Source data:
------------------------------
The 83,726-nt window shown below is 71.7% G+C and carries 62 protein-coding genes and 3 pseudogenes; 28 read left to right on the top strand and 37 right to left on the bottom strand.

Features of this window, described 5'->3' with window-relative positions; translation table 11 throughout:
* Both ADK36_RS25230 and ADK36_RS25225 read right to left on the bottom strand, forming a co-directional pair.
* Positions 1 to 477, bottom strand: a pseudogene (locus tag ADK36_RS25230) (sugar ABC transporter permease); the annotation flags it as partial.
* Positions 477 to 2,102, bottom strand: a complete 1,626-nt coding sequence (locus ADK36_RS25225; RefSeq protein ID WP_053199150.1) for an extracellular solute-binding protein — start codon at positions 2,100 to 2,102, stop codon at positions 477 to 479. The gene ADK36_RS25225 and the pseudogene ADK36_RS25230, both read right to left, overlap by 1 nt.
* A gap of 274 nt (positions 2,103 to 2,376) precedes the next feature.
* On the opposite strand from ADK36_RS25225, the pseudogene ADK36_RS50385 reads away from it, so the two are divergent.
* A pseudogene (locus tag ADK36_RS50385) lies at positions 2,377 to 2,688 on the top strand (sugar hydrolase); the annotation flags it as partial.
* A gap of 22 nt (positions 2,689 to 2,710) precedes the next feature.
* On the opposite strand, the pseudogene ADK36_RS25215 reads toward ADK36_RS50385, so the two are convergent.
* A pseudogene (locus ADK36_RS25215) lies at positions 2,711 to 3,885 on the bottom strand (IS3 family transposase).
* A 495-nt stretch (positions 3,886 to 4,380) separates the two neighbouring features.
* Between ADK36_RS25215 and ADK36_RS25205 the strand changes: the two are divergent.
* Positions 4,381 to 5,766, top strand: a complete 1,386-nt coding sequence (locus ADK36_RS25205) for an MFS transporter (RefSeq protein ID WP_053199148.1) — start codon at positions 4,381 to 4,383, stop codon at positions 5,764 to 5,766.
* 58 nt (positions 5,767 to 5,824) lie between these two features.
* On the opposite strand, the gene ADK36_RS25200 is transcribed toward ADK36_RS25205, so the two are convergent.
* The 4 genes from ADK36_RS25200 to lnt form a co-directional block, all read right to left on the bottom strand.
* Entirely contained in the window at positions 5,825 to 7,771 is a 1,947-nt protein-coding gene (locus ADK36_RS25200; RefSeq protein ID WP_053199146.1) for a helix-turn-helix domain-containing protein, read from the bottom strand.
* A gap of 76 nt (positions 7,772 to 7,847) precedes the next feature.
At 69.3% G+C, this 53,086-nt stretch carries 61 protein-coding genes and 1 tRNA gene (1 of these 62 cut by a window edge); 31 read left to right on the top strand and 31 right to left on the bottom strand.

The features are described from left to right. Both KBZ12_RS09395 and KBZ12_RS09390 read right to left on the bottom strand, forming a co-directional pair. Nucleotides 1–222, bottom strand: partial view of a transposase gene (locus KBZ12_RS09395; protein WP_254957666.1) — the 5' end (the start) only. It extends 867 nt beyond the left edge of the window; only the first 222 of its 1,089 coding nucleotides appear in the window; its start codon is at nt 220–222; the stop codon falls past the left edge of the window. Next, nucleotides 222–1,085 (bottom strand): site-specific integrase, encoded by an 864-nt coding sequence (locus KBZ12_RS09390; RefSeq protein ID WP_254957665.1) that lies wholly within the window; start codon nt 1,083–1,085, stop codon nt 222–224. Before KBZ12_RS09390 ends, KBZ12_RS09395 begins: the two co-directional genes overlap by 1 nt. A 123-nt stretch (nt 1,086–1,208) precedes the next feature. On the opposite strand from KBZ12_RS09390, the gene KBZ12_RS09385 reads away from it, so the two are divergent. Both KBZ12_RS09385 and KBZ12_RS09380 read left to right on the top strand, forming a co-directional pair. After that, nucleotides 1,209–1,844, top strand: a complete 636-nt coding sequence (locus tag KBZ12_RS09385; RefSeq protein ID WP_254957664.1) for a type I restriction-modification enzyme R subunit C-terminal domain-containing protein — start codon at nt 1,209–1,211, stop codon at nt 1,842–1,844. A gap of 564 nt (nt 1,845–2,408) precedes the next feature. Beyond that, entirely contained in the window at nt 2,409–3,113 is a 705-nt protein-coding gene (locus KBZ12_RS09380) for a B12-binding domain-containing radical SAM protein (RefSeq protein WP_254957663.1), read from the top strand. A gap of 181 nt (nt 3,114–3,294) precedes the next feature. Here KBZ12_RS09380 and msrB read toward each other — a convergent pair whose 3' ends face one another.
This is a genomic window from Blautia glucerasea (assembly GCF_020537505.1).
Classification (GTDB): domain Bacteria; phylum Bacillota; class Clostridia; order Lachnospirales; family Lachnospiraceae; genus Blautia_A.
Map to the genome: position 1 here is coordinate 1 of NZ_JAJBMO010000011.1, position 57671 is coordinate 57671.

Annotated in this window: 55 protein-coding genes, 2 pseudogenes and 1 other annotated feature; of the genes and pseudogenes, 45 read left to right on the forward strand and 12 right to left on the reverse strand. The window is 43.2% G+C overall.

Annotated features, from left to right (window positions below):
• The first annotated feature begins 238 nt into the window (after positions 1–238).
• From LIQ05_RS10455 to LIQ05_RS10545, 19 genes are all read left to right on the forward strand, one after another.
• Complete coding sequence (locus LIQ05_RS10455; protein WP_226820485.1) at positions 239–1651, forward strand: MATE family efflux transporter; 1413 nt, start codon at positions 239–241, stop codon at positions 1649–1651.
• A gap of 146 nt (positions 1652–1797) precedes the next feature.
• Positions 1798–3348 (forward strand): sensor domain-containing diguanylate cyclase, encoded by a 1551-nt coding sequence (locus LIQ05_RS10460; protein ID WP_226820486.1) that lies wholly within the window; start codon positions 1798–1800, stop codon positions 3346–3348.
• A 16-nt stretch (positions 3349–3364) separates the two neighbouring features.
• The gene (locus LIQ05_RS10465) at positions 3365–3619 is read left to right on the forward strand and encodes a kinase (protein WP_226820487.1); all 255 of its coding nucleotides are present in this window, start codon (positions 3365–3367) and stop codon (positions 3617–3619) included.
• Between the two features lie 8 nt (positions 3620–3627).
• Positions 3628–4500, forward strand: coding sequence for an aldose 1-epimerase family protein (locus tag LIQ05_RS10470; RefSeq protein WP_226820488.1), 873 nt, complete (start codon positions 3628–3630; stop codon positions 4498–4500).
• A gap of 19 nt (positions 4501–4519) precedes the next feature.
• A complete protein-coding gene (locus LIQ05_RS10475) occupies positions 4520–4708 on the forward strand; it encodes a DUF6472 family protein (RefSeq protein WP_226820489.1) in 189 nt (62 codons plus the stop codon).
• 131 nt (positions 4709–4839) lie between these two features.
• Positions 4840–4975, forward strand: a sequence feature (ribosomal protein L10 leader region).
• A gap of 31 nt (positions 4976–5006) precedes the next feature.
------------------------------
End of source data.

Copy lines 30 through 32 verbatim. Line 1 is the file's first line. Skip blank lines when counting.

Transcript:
• A gap of 146 nt (positions 1652–1797) precedes the next feature.
• Positions 1798–3348 (forward strand): sensor domain-containing diguanylate cyclase, encoded by a 1551-nt coding sequence (locus LIQ05_RS10460; protein ID WP_226820486.1) that lies wholly within the window; start codon positions 1798–1800, stop codon positions 3346–3348.
• A 16-nt stretch (positions 3349–3364) separates the two neighbouring features.